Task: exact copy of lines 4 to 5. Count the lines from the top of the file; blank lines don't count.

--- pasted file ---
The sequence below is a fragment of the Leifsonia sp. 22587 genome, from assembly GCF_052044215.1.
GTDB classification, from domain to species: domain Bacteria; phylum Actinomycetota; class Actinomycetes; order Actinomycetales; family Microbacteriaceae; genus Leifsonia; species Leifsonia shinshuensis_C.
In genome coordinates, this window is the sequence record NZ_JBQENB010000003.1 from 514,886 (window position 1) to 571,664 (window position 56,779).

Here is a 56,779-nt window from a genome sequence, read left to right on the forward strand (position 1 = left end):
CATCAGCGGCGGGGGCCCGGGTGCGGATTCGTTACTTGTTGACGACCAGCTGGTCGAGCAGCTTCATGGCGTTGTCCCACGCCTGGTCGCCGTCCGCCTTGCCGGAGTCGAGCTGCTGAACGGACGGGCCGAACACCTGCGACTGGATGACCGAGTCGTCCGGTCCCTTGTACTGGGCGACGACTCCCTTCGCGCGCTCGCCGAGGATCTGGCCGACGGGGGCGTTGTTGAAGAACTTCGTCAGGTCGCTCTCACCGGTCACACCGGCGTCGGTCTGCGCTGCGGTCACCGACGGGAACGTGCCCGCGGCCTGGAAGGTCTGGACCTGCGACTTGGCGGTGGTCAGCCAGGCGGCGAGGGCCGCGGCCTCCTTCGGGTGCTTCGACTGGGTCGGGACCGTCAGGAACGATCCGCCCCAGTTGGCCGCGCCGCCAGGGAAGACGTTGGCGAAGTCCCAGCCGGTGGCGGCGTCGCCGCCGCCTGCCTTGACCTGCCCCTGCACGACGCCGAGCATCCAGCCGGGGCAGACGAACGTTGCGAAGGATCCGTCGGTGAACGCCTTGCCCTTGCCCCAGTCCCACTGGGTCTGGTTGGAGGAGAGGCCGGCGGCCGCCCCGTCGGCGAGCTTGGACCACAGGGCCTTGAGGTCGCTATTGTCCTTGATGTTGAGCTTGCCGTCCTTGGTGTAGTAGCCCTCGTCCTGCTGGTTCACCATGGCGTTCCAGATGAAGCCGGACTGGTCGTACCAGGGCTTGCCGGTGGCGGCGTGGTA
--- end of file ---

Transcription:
Here is a 56,779-nt window from a genome sequence, read left to right on the forward strand (position 1 = left end):
CATCAGCGGCGGGGGCCCGGGTGCGGATTCGTTACTTGTTGACGACCAGCTGGTCGAGCAGCTTCATGGCGTTGTCCCACGCCTGGTCGCCGTCCGCCTTGCCGGAGTCGAGCTGCTGAACGGACGGGCCGAACACCTGCGACTGGATGACCGAGTCGTCCGGTCCCTTGTACTGGGCGACGACTCCCTTCGCGCGCTCGCCGAGGATCTGGCCGACGGGGGCGTTGTTGAAGAACTTCGTCAGGTCGCTCTCACCGGTCACACCGGCGTCGGTCTGCGCTGCGGTCACCGACGGGAACGTGCCCGCGGCCTGGAAGGTCTGGACCTGCGACTTGGCGGTGGTCAGCCAGGCGGCGAGGGCCGCGGCCTCCTTCGGGTGCTTCGACTGGGTCGGGACCGTCAGGAACGATCCGCCCCAGTTGGCCGCGCCGCCAGGGAAGACGTTGGCGAAGTCCCAGCCGGTGGCGGCGTCGCCGCCGCCTGCCTTGACCTGCCCCTGCACGACGCCGAGCATCCAGCCGGGGCAGACGAACGTTGCGAAGGATCCGTCGGTGAACGCCTTGCCCTTGCCCCAGTCCCACTGGGTCTGGTTGGAGGAGAGGCCGGCGGCCGCCCCGTCGGCGAGCTTGGACCACAGGGCCTTGAGGTCGCTATTGTCCTTGATGTTGAGCTTGCCGTCCTTGGTGTAGTAGCCCTCGTCCTGCTGGTTCACCATGGCGTTCCAGATGAAGCCGGACTGGTCGTACCAGGGCTTGCCGGTGGCGGCGTGGTA